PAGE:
Mind and matter: Does it matter?


I think it’s important for Christians to understand the mindset driving the secular worldview so prevalent in our age. Without this understanding it’s difficult to compare the Christian perspective as it relates to alternative views about origins and existential issues. The secular world culture, particularly the atheistic version, purports to be based on a belief system in which life can be summed up in the naturalistic philosophy of mere materialism. This view leaves little or no room for any acceptance or appreciation of a spiritual dimension as can be expressed in a religious sense.

Today we are being regularly bombarded with new scientific terms, many of which we might only partly understand because of their esoteric contextual settings. But there are some tongue-twisting, mind-bending terms that describe certain philosophical states that relate to or challenge the Christian belief system and which we as Christians would do well to be aware of. One such term is the naturalistic, reductionist view, which describes a philosophical view that every single constituent of an organism is basically a physical entity and can be reduced down to its most elementary particle. This means that, once deconstructed or broken down, an organism can be analysed to reveal how parts inter-relate and work together. This physical understanding of reality, it is claimed, is all there is to explain the secrets of life.

. . . the study of the mind has opened up gaps in orthodox evolutionary theory.

The Christian worldview does not accept this mere materialistic, mechanistic interpretation of the way things are. That interpretation is based on the evolutionary understanding of the origin and existence of life. This materialistic worldview begins to collapse when it is applied to such qualities of mind as qualia, meanings, intentions, values, reasons, beliefs and desires. These paraneural qualities all defy the application of a reductionist method.

The evolutionary process is a prime target for the reductionist mindset in that the theory is, through its fundamental driving force of natural selection, a step-by-step accretion of various components working collaboratively together for the benefit of the whole. If it can be proved and demonstrated that an insect or larger animal is only the result of a collection of basic and supplementary parts then it should be possible to separate those parts, even down to the most elementary nano-microscopic level. Where such an examination is possible the basic physical ingredients are revealed from which the original form was derived. The difficulty with this approach is that in the end all one is left with are segments of unconnected matter that have no individual meaning or significance and anything beyond the physical has evaporated!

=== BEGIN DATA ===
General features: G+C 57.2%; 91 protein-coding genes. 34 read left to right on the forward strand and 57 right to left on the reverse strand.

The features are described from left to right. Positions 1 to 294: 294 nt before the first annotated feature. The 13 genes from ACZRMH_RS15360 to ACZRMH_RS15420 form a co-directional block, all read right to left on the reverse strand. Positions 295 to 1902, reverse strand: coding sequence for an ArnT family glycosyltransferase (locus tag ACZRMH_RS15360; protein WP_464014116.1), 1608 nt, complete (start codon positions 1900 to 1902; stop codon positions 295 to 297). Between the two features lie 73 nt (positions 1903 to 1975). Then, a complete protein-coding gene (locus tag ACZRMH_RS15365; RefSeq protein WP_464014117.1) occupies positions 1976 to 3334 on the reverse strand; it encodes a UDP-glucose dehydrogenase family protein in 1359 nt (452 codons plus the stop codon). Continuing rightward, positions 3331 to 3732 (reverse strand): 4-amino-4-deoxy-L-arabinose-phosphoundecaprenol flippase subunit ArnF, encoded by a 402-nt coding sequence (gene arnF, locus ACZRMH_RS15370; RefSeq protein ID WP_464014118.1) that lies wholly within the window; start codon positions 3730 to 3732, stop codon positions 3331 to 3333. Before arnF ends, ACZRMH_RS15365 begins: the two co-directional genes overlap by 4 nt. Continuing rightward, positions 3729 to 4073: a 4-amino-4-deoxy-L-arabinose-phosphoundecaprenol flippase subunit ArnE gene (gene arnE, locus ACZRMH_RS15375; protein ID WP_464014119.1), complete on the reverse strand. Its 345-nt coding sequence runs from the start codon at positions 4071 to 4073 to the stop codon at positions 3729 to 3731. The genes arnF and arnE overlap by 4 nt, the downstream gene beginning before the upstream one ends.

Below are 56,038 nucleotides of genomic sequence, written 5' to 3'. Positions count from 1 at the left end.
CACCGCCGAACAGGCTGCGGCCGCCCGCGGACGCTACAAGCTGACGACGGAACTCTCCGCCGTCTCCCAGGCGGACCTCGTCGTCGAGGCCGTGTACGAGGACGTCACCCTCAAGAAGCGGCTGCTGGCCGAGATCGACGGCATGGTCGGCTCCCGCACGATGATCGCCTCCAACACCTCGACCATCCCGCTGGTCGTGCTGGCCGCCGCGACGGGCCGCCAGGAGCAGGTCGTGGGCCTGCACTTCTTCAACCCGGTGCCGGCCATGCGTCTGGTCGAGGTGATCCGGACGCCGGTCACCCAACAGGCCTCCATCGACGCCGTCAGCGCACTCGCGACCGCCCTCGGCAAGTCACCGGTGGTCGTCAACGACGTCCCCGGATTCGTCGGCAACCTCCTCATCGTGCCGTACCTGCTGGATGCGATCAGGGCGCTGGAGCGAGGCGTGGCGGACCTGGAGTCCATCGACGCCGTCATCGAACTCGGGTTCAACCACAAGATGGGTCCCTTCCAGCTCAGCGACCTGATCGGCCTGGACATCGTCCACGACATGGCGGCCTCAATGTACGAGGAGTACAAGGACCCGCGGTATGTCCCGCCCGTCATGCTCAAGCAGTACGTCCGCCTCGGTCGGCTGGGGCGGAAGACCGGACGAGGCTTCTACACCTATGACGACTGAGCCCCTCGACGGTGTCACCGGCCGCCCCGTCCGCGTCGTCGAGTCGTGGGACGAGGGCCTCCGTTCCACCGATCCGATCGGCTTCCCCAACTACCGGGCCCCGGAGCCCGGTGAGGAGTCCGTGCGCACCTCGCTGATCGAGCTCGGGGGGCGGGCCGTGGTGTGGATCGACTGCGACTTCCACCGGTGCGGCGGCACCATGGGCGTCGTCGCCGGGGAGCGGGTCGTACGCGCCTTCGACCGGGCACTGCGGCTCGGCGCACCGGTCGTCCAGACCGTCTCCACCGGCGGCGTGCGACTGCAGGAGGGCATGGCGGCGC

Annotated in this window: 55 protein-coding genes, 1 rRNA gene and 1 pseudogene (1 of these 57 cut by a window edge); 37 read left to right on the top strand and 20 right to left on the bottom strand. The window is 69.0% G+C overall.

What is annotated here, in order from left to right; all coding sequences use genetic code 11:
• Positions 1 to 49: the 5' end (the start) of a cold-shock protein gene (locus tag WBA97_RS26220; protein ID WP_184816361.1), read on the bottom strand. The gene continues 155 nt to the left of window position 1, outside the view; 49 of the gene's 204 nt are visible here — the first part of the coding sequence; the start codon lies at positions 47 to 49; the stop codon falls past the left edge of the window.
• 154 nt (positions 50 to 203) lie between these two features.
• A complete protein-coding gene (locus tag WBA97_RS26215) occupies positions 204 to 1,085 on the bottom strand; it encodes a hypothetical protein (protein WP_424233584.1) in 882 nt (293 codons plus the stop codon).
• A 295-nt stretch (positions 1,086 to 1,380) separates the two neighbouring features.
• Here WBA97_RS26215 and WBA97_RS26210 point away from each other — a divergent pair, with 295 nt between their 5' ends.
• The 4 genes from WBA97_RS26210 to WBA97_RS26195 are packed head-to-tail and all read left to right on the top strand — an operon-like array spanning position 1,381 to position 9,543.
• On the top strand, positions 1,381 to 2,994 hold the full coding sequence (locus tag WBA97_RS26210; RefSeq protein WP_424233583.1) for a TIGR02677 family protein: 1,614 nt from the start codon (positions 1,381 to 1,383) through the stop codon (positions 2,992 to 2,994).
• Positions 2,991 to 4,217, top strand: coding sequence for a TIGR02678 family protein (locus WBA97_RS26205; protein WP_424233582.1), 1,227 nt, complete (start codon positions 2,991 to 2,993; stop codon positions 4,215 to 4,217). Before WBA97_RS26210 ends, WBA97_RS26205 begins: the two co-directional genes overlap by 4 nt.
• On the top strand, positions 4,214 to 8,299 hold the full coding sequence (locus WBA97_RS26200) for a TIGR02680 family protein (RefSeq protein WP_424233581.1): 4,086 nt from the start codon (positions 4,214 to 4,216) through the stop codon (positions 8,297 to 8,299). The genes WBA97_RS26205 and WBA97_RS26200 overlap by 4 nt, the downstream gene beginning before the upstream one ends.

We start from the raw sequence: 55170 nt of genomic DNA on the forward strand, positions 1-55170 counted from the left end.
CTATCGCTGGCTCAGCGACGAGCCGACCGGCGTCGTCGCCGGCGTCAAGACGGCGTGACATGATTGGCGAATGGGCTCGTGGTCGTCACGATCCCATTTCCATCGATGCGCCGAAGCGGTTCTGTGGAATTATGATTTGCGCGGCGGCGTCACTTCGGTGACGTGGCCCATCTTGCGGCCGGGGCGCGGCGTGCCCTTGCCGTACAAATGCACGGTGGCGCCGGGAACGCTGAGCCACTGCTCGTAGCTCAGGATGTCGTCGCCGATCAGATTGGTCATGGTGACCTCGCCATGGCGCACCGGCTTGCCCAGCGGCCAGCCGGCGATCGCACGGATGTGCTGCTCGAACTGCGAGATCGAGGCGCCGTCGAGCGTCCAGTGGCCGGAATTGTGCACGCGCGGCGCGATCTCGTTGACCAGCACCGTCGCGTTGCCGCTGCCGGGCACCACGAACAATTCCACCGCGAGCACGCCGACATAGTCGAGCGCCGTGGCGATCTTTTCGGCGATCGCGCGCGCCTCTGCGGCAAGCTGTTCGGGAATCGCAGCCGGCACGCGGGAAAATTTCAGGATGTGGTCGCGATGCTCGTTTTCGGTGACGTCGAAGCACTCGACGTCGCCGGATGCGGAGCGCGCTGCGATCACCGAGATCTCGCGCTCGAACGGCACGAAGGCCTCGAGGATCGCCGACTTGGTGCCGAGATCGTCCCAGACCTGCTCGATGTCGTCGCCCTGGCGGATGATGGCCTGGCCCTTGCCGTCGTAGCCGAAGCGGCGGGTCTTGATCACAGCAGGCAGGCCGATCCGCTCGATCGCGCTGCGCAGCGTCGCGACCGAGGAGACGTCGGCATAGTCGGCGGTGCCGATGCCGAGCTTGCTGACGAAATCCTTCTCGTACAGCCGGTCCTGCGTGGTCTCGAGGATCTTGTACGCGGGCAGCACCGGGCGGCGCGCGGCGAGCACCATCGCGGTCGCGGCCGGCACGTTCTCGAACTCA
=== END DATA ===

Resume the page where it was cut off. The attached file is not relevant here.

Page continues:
This problem is more serious in respect to qualities of mind. But before the qualities and function of mind can be addressed one has to first examine the brain—the physical, cerebral matter within the cranium. Of course, the evolutionist will explain how the arboreal quadruped ape, or ape-like creature, felt the urge to leave the trees and try the bipedal form of locomotion on the ground. Then, (as the fantasy story goes) because its hands were free from clinging to branches they were able to use them for meaningful activities to construct tools. This then so stimulated the brain that the resultant spin-off of language, writing, music and abstract thinking all became a sequence of improving mental abilities that led to modern man. 

So how then does one explain how such concepts as consciousness, ethics, moral decisions of right and wrong, love, beauty, nuances of language and subtleties of poetry and music become the basic mindset of every human being? Where do these qualities come from if, when the physical brain is put through the reductive process, only physical brain matter is found? How does the naturalistic philosophy, the reductionist, materialist interpretation, explain the great “ought?” Not, “this must be done” but “this ought to be done!”

Professor Thomas Nagel is one of a growing number of recognised academics in the field of philosophy and science who are beginning to seriously question the whole evolutionary scenario because the study of the mind (so long neglected) has opened up gaps in orthodox evolutionary theory. In his book, Mind & Cosmos, he says: “I realise that such doubts [of Darwinian evolution] will strike many people as outrageous, but that is because almost everyone in our secular culture has been browbeaten into regarding the reductive research program as sacrosanct, on the ground that anything else would not be science.”1

According to evolutionists, the sequence of the progress of the fully developed human being is: matter, brain, mind. For them, matter is first (and little else!). This is the exact reverse of the Bible’s truth claim in Genesis 1:1, “In the beginning God [Mind] created [brain] the heavens and the earth [matter].” The sequence outlined by the evolutionist ends with a mind that is not able to be reduced to allow the most intricate mystery of creation to be examined.      

1. Thomas Nagel, Mind & Cosmos, Oxford University Press, 2012, p7.

Malcolm Ford writes from Whangerai, New Zealand.